A Chat with Modern Guilt (22.02.2021)

With their single ‘Get Along‘, Modern Guilt has us lost in the dynamic sounds. Now, they have unleashed the official music video for the single. With a kaleidoscopic visual, the band have brought their genre-defying sound to visual life, with the help of Mathieu Colard. The video offers a lead-up to new singles and their first EP which is coming up in the next few months. We sat down with Jaz (vocals/guitar), Andreas Podda (lead guitar) and Scott Thomson (drums) from the band to talk about the single, creating the music video, working with Colard and much more!

OSR: How did the band first get together?

Scott: I met Jaz a couple of years ago through mutual friends and we got talking about starting a new music project. Thinking about who else to get involved I asked Andreas who I’d played with in many different bands, or as session musicians together, for many years.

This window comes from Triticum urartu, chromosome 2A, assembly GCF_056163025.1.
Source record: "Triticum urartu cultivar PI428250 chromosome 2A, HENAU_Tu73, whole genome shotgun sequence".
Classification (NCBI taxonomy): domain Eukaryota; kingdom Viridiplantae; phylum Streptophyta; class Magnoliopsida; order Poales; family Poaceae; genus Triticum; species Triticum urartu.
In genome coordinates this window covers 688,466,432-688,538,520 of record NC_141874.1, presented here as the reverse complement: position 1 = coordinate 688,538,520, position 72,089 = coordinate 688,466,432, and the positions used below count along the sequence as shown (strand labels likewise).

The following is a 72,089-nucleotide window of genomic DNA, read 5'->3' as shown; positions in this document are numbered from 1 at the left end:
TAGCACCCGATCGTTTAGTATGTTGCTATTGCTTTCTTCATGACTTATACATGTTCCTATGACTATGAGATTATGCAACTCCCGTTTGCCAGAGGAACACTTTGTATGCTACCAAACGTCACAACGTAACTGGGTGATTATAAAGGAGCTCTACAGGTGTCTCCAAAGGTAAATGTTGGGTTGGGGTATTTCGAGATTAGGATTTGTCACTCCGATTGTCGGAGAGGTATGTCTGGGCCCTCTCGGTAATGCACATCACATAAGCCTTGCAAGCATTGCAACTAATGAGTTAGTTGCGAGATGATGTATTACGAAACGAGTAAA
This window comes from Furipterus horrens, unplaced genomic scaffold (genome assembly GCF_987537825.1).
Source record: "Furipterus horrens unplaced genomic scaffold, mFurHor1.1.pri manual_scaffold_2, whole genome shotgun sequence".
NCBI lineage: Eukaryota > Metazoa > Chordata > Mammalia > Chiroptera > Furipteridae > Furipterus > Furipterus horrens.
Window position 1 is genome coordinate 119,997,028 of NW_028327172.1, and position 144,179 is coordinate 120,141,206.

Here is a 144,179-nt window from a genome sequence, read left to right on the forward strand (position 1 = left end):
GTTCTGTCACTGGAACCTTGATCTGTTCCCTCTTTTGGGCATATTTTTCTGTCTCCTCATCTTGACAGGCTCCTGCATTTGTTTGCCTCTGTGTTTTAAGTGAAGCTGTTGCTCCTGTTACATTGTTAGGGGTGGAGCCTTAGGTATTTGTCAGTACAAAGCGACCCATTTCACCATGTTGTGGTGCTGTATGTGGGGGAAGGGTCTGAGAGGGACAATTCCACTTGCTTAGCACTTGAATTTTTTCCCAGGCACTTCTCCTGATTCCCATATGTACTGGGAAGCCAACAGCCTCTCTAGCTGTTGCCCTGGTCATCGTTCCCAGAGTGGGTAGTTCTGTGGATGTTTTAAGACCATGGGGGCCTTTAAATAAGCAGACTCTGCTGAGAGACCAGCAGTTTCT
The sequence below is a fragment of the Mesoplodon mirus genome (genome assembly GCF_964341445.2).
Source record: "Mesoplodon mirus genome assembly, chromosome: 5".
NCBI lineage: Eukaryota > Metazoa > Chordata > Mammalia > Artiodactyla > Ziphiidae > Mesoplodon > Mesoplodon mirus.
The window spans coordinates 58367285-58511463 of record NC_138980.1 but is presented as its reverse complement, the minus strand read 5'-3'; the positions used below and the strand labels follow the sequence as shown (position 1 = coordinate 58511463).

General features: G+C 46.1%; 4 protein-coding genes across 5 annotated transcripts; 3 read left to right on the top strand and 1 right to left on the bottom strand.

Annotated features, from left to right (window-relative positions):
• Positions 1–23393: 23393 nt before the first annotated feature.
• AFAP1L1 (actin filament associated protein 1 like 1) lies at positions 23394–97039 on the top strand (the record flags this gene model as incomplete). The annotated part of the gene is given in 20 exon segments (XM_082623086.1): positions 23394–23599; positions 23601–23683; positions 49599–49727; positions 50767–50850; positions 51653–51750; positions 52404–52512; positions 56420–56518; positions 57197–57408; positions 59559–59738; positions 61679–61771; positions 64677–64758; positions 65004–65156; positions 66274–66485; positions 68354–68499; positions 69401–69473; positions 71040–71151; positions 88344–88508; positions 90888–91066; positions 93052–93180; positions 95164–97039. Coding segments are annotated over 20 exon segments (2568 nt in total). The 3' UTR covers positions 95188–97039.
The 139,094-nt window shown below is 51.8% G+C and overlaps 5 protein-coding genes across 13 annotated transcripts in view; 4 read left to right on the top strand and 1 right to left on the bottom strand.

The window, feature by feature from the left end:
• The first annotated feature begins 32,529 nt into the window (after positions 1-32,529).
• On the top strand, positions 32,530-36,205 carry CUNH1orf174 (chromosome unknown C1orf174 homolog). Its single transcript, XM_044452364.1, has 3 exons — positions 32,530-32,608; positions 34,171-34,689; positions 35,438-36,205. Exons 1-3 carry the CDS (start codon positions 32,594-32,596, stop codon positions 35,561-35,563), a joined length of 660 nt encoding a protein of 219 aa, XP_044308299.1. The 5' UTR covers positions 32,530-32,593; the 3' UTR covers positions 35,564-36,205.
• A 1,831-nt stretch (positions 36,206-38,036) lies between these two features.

The three of us initially met up to talk music, influences and I guess to see if we were roughly on the same page, which we were, so we arranged a rehearsal together the following week.

Going into that first rehearsal, the point was that no one came with any preconceived songs or ideas, so it was gonna be exciting to see which direction we’d naturally go if things worked together. Listening back to recordings of that first rehearsal, there were many “ideas” (laughs), but at the very end we came up with the foundation for ‘Hoping For The Hoping’, which would go on to be our first single and a bit of a blueprint for our initial sound.